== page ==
June is Brain Injury Awareness month in Canada. One pressing topic surrounding the amount of concussions resulting from playing high impact sports. This has finally become more mainstream as players are noticing lingering effects after their playing days. There is still a multi-million dollar class-action lawsuit brought by former NHL players over concussion-related injuries.
What happens to the brain during a Concussion?
The adult brain is a three pound organ that basically floats inside the skull. It is surrounded by cerebral spinal fluid, which acts as a shock absorber for minor impacts. When the brain moves rapidly inside the skull, a concussion has technically occurred. One common scenario that can lead to a concussion is a direct blow to the head or a whiplash effect to the body.
The impact rapidly accelerates the head, causing the brain to strike the inner skull (i.e., the coup). When the head decelerates and stops its motion, the brain then hits the opposite side of the inner skull (i.e., the contrecoup). The second common scenario is a rotational concussion, in which the head rapidly rotates from one side to another causing shearing and straining of brain tissues. In either case, delicate neural pathways in the brain can become damaged, causing neurological disturbances.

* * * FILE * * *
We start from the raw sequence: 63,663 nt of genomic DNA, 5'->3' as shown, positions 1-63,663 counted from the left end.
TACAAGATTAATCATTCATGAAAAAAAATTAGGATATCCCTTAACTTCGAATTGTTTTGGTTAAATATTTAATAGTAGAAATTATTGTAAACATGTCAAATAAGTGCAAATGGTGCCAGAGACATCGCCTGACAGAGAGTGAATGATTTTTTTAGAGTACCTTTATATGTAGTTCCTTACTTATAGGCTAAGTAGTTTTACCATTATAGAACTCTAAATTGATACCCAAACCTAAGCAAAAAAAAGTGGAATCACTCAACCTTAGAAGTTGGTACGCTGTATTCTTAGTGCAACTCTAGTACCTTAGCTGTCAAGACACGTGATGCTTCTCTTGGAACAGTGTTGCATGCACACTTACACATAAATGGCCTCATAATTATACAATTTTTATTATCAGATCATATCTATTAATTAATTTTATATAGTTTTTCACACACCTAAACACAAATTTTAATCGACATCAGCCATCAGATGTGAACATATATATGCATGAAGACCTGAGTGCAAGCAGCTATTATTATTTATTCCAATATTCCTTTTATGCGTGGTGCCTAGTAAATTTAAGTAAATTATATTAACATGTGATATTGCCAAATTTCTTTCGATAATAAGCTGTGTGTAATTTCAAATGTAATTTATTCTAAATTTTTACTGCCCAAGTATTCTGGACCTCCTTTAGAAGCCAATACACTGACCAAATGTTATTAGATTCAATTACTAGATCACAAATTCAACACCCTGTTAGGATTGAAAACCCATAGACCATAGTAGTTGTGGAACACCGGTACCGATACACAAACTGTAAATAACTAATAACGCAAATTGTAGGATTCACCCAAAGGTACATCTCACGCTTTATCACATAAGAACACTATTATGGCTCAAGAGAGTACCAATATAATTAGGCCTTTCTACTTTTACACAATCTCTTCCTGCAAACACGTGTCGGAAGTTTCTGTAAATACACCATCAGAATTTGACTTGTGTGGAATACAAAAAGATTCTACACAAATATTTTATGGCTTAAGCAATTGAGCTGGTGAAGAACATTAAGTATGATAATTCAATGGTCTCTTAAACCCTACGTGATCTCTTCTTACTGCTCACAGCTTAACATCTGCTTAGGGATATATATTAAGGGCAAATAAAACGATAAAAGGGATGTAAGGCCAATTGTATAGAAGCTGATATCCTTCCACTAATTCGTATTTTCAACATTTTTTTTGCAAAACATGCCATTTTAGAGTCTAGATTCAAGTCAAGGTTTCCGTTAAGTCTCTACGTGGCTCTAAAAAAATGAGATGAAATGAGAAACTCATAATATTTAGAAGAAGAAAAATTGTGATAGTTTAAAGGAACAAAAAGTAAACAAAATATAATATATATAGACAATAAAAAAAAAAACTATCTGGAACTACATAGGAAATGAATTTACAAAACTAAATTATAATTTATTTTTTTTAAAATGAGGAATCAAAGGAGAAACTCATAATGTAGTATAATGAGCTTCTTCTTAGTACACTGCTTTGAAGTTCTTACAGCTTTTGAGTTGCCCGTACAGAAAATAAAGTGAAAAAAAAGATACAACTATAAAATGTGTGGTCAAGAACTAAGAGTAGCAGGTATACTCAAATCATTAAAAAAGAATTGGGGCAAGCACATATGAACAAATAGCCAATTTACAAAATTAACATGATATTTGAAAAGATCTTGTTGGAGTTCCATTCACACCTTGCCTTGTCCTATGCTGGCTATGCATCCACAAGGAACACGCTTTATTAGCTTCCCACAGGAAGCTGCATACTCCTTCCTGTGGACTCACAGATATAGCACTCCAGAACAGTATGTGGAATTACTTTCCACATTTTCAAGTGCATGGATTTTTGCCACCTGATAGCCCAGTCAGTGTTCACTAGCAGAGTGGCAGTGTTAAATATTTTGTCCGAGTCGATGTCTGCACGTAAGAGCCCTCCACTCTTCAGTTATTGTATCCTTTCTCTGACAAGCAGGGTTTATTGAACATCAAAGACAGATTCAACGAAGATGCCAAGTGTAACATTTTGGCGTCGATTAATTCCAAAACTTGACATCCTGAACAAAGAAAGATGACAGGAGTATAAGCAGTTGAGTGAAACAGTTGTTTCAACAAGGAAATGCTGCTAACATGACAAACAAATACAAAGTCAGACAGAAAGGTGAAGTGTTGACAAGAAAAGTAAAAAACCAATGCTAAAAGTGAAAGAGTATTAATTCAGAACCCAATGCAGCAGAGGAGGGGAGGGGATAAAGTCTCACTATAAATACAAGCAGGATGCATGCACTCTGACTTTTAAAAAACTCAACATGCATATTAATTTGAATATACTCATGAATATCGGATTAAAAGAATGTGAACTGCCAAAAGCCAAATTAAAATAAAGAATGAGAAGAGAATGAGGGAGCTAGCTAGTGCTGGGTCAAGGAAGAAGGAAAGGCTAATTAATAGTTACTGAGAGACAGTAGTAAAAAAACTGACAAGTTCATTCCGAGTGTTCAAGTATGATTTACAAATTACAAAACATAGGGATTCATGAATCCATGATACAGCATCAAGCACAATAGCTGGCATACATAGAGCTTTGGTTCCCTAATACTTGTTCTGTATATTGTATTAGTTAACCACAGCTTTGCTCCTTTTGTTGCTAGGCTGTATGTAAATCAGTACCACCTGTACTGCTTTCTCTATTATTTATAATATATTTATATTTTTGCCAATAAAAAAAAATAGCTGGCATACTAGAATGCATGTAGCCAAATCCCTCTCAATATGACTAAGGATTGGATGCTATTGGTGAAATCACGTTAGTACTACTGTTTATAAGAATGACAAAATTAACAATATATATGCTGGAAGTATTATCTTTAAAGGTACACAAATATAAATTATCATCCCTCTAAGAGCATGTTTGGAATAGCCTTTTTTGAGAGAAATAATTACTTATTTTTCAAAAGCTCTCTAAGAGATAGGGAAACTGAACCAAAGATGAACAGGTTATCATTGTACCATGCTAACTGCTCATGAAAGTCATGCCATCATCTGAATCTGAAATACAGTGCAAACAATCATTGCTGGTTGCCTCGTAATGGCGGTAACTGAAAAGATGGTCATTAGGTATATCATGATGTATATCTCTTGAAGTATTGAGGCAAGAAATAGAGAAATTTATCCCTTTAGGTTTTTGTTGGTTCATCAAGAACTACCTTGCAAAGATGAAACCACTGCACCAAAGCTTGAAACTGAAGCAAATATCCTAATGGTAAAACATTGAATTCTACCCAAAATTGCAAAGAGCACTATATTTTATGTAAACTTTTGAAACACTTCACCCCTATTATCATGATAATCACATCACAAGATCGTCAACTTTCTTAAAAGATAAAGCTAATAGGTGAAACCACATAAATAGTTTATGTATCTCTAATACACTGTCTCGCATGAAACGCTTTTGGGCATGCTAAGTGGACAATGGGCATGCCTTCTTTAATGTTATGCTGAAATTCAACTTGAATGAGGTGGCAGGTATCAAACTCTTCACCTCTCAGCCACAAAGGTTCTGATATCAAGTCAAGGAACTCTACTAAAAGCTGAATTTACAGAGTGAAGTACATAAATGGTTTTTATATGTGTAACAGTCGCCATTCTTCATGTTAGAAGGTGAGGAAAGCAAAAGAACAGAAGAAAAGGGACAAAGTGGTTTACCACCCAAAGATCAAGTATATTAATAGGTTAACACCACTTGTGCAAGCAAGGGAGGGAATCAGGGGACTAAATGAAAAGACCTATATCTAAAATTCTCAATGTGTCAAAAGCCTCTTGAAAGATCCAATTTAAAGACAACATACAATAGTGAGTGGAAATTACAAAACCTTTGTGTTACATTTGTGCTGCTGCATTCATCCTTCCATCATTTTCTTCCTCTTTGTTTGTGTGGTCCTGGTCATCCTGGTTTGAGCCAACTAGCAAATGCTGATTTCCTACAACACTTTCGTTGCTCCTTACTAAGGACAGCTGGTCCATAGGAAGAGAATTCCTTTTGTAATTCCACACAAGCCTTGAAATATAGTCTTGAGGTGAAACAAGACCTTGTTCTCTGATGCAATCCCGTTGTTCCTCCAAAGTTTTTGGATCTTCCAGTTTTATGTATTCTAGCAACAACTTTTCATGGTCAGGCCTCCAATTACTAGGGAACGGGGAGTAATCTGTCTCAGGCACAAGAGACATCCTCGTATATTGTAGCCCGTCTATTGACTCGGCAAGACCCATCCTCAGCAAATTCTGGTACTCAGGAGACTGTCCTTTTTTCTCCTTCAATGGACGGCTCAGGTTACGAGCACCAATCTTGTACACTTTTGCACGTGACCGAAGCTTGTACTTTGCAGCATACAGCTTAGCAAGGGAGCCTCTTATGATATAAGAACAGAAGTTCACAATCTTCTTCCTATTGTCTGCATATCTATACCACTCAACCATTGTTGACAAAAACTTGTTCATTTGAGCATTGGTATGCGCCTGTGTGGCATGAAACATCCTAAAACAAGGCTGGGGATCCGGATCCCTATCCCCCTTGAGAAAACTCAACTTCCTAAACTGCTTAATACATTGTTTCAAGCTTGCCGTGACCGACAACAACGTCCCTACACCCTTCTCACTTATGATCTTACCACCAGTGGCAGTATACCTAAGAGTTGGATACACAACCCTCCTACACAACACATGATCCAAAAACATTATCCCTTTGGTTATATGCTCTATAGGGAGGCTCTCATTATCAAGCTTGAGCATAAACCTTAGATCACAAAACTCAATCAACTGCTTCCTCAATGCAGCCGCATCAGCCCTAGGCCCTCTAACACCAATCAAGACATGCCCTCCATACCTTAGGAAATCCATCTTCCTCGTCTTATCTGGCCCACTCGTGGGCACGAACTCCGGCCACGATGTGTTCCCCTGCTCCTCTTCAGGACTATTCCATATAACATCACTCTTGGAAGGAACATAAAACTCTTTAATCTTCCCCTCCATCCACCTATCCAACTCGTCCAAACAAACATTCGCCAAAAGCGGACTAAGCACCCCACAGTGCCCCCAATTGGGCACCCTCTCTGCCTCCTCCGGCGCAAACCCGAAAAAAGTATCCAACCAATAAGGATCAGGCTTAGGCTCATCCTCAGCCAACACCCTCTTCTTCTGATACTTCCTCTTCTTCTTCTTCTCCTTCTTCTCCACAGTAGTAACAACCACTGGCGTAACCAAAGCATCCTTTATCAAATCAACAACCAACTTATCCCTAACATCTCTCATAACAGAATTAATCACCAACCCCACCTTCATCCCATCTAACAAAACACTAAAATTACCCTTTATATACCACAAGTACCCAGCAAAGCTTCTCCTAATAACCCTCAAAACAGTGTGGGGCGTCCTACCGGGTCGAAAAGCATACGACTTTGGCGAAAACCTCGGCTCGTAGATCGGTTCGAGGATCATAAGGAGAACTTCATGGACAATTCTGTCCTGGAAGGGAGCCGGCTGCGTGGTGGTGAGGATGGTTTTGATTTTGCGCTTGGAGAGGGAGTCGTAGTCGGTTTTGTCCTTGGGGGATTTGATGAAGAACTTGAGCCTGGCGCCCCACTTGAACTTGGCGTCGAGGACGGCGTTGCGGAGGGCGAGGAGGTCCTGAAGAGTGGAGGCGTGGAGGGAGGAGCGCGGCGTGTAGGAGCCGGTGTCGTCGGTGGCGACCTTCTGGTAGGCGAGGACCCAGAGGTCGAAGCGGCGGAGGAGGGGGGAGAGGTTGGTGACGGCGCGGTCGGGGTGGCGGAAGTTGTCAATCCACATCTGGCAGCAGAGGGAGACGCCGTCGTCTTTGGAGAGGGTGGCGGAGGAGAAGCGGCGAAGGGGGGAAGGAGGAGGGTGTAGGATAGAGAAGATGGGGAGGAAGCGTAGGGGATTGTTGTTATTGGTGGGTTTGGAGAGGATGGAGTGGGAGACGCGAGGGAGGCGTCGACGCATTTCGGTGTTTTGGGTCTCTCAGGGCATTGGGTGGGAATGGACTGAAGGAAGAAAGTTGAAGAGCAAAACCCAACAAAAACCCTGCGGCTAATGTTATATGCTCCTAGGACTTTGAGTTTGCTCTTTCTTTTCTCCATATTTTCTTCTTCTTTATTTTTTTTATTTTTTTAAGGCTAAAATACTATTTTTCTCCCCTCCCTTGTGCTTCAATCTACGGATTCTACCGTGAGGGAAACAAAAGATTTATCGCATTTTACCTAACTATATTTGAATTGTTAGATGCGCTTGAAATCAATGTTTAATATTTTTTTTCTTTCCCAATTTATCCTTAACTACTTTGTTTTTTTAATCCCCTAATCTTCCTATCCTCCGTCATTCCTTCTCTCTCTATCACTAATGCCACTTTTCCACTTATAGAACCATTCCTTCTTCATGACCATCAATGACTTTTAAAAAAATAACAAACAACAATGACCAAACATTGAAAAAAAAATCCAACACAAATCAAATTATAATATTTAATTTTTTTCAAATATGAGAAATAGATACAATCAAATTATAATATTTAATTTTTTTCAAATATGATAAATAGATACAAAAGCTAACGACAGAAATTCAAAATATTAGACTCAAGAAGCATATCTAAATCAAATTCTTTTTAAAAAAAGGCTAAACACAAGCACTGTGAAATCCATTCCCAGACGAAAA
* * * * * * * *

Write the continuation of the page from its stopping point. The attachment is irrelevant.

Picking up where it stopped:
How do you determine that an athlete is OK to Return to Play?
Various factors contribute to the decision of returning an athlete to play after sustaining a concussion. With computerized neuropsychological testing procedures acting as the "cornerstone for concussion management", patients will be administered an additional battery of tests that assess cognitive and neurobehavioral function.
Additionally, they will undergo vestibular balance testing which has been shown to be an effective, empirically driven approach to managing concussions. After a comprehensive interview, a full assessment of patient symptoms will take place. Because of the complex nature of concussions, a multi-factorial, multi-disciplinary approach must be taken to ensure the safety and well-being of the patient, and only after all these factors indicate that the athlete can safely participate in their sport will he or she be cleared to return to play.
Beyond pro-sports, it's important for all of us to be aware of brain injuries and work toward preventing them.
If you or a family member are injured in an accident, get the support you need immediately.